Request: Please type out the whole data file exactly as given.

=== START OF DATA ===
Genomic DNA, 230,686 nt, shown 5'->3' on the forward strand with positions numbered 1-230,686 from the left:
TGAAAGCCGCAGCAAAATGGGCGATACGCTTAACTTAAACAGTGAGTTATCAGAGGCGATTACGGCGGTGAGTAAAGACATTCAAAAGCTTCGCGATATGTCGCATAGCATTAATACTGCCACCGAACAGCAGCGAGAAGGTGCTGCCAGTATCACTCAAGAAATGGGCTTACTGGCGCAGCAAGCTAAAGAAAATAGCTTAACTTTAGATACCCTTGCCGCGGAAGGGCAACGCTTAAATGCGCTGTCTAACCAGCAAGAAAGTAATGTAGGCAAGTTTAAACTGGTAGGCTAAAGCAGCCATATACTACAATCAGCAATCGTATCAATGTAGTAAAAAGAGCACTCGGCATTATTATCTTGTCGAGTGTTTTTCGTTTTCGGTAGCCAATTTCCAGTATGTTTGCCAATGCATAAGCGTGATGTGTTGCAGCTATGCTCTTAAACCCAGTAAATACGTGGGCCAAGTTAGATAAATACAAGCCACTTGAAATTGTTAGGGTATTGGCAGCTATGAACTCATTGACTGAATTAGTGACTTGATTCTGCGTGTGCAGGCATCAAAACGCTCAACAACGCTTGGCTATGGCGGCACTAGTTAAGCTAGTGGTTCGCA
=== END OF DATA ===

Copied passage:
Genomic DNA, 230,686 nt, shown 5'->3' on the forward strand with positions numbered 1-230,686 from the left:
TGAAAGCCGCAGCAAAATGGGCGATACGCTTAACTTAAACAGTGAGTTATCAGAGGCGATTACGGCGGTGAGTAAAGACATTCAAAAGCTTCGCGATATGTCGCATAGCATTAATACTGCCACCGAACAGCAGCGAGAAGGTGCTGCCAGTATCACTCAAGAAATGGGCTTACTGGCGCAGCAAGCTAAAGAAAATAGCTTAACTTTAGATACCCTTGCCGCGGAAGGGCAACGCTTAAATGCGCTGTCTAACCAGCAAGAAAGTAATGTAGGCAAGTTTAAACTGGTAGGCTAAAGCAGCCATATACTACAATCAGCAATCGTATCAATGTAGTAAAAAGAGCACTCGGCATTATTATCTTGTCGAGTGTTTTTCGTTTTCGGTAGCCAATTTCCAGTATGTTTGCCAATGCATAAGCGTGATGTGTTGCAGCTATGCTCTTAAACCCAGTAAATACGTGGGCCAAGTTAGATAAATACAAGCCACTTGAAATTGTTAGGGTATTGGCAGCTATGAACTCATTGACTGAATTAGTGACTTGATTCTGCGTGTGCAGGCATCAAAACGCTCAACAACGCTTGGCTATGGCGGCACTAGTTAAGCTAGTGGTTCGCA